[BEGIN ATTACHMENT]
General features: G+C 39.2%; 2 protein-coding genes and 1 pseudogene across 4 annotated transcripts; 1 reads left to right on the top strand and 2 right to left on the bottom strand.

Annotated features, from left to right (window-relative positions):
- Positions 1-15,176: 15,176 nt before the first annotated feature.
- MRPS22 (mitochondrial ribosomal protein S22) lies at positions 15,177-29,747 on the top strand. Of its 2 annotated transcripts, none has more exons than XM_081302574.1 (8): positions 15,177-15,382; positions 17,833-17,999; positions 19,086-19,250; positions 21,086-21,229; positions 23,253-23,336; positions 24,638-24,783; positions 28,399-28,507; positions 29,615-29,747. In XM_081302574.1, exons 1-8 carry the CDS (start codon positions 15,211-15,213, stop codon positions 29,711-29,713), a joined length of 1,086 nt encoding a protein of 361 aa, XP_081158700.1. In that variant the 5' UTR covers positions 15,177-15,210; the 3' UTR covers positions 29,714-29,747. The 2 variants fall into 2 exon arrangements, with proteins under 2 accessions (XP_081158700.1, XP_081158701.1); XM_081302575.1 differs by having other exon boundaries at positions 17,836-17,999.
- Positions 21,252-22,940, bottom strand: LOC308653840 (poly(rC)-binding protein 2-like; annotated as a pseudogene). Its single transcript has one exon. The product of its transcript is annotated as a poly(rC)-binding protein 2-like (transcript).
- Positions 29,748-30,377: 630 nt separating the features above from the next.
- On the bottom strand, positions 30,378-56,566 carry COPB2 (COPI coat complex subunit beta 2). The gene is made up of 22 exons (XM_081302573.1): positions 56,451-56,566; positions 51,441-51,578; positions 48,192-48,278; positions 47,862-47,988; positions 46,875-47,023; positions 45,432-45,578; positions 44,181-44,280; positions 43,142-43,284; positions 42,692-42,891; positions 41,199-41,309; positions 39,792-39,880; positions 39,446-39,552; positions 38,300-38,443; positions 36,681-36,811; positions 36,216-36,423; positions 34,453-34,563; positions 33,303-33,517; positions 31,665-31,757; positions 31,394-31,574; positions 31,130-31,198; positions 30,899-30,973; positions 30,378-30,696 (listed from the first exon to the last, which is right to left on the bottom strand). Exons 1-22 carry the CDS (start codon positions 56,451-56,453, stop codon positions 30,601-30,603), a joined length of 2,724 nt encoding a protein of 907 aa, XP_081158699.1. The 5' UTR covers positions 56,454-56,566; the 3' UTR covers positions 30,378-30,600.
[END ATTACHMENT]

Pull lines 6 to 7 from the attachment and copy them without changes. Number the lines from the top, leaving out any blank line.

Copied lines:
- Positions 29,748-30,377: 630 nt separating the features above from the next.
- On the bottom strand, positions 30,378-56,566 carry COPB2 (COPI coat complex subunit beta 2). The gene is made up of 22 exons (XM_081302573.1): positions 56,451-56,566; positions 51,441-51,578; positions 48,192-48,278; positions 47,862-47,988; positions 46,875-47,023; positions 45,432-45,578; positions 44,181-44,280; positions 43,142-43,284; positions 42,692-42,891; positions 41,199-41,309; positions 39,792-39,880; positions 39,446-39,552; positions 38,300-38,443; positions 36,681-36,811; positions 36,216-36,423; positions 34,453-34,563; positions 33,303-33,517; positions 31,665-31,757; positions 31,394-31,574; positions 31,130-31,198; positions 30,899-30,973; positions 30,378-30,696 (listed from the first exon to the last, which is right to left on the bottom strand). Exons 1-22 carry the CDS (start codon positions 56,451-56,453, stop codon positions 30,601-30,603), a joined length of 2,724 nt encoding a protein of 907 aa, XP_081158699.1. The 5' UTR covers positions 56,454-56,566; the 3' UTR covers positions 30,378-30,600.